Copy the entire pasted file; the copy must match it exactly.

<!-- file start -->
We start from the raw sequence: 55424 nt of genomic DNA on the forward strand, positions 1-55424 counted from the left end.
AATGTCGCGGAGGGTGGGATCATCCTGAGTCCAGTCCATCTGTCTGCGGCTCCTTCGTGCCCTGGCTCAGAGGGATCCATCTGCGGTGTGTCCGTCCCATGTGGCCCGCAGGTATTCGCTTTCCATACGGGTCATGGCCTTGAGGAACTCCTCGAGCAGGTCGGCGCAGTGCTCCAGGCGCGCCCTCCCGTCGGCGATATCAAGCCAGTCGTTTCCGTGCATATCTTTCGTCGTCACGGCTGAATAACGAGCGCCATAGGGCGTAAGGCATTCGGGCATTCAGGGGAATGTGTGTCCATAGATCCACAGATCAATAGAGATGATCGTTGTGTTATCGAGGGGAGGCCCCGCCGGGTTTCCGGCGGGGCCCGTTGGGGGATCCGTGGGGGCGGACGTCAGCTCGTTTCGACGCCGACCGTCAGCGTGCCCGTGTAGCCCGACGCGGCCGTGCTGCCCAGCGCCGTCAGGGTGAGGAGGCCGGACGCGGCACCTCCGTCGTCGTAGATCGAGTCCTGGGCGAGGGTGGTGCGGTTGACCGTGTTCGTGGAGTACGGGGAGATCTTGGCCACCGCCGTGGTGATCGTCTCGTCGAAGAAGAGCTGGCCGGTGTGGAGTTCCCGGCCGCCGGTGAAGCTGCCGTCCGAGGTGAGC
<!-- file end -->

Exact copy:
We start from the raw sequence: 55424 nt of genomic DNA on the forward strand, positions 1-55424 counted from the left end.
AATGTCGCGGAGGGTGGGATCATCCTGAGTCCAGTCCATCTGTCTGCGGCTCCTTCGTGCCCTGGCTCAGAGGGATCCATCTGCGGTGTGTCCGTCCCATGTGGCCCGCAGGTATTCGCTTTCCATACGGGTCATGGCCTTGAGGAACTCCTCGAGCAGGTCGGCGCAGTGCTCCAGGCGCGCCCTCCCGTCGGCGATATCAAGCCAGTCGTTTCCGTGCATATCTTTCGTCGTCACGGCTGAATAACGAGCGCCATAGGGCGTAAGGCATTCGGGCATTCAGGGGAATGTGTGTCCATAGATCCACAGATCAATAGAGATGATCGTTGTGTTATCGAGGGGAGGCCCCGCCGGGTTTCCGGCGGGGCCCGTTGGGGGATCCGTGGGGGCGGACGTCAGCTCGTTTCGACGCCGACCGTCAGCGTGCCCGTGTAGCCCGACGCGGCCGTGCTGCCCAGCGCCGTCAGGGTGAGGAGGCCGGACGCGGCACCTCCGTCGTCGTAGATCGAGTCCTGGGCGAGGGTGGTGCGGTTGACCGTGTTCGTGGAGTACGGGGAGATCTTGGCCACCGCCGTGGTGATCGTCTCGTCGAAGAAGAGCTGGCCGGTGTGGAGTTCCCGGCCGCCGGTGAAGCTGCCGTCCGAGGTGAGC